For acceptance to most programs at McMaster, ELLs need to demonstrate an overall proficiency in English reflective of an IELTS 6.5 level with no skill below 6.0. Students may have strong speaking skills, but their writing skills may still be developing. This means that ELLs may have gaps or imbalances in their communication skills.
As noted, students who apply to McMaster but do not meet the English language requirements can apply to complete intensive English language studies in the MELD program. The MELD program is designed to help students practice and improve their language skills, particularly in academic contexts, for admission to undergraduate level programs.
It is important to be cognizant of the cultural backgrounds and experiences of all students in classes, including ELLs. ELLs may have different experiences and degrees of comfort living and studying in Canadian educational institutions.
Many theories and models have been developed to describe the acculturation process and culture shock more generally. Oberg’s (1960) model of culture shock is useful in understanding the transition that an individual undergoes when they experience new and foreign situations. There are four stages:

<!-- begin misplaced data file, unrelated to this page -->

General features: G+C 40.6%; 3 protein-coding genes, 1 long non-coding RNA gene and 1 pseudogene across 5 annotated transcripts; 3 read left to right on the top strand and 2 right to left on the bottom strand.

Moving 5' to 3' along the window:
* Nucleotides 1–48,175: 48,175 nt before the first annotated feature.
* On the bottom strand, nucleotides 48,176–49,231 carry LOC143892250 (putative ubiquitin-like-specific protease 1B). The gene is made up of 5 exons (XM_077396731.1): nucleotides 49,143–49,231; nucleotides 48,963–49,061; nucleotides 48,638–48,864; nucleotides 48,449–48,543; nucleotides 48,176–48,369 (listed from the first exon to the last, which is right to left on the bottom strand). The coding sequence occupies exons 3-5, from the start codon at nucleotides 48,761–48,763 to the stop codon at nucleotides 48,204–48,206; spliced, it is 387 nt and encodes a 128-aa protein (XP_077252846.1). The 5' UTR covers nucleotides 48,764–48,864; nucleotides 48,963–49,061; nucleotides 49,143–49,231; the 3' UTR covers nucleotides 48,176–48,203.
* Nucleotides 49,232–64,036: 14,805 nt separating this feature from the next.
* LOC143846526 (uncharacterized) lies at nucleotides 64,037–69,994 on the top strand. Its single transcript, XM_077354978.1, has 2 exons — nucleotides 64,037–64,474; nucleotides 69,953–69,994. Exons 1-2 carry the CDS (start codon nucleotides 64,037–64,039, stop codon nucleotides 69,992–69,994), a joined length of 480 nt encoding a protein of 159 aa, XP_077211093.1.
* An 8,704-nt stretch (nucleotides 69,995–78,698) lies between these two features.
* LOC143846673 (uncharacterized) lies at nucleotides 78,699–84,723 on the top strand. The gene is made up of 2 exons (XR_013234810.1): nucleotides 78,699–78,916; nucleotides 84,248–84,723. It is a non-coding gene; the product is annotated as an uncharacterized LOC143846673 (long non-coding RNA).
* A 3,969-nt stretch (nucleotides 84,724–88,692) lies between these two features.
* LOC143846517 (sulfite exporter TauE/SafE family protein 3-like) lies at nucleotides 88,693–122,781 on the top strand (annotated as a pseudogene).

- Honeymoon – This stage involves excitement about the new culture. The individual is keen to learn about the new culture and views it positively.
- Crisis – In this stage the individual increasingly notices and experiences troubles in various contexts including language, housing, employment, and education. The individual feels homesick and rejection in the new culture as a result of feeling different. This is an important point in the process as an individual will either persevere in the new culture, or they may return to their home culture.
- Recovery – In this stage, an individual develops an open mind towards the new culture. At this point, the individual is receptive to new knowledge and strategies to adapt to the new culture.
- Adjustment – This stage is characterized by an individual gaining new perspectives in the new culture. An individual develops tolerance and ultimately accepts the new lifestyle.
Of course, not all individuals pass through all four stages. Likewise, the process may be iterative, whereby an individual moves back and forth between different stages.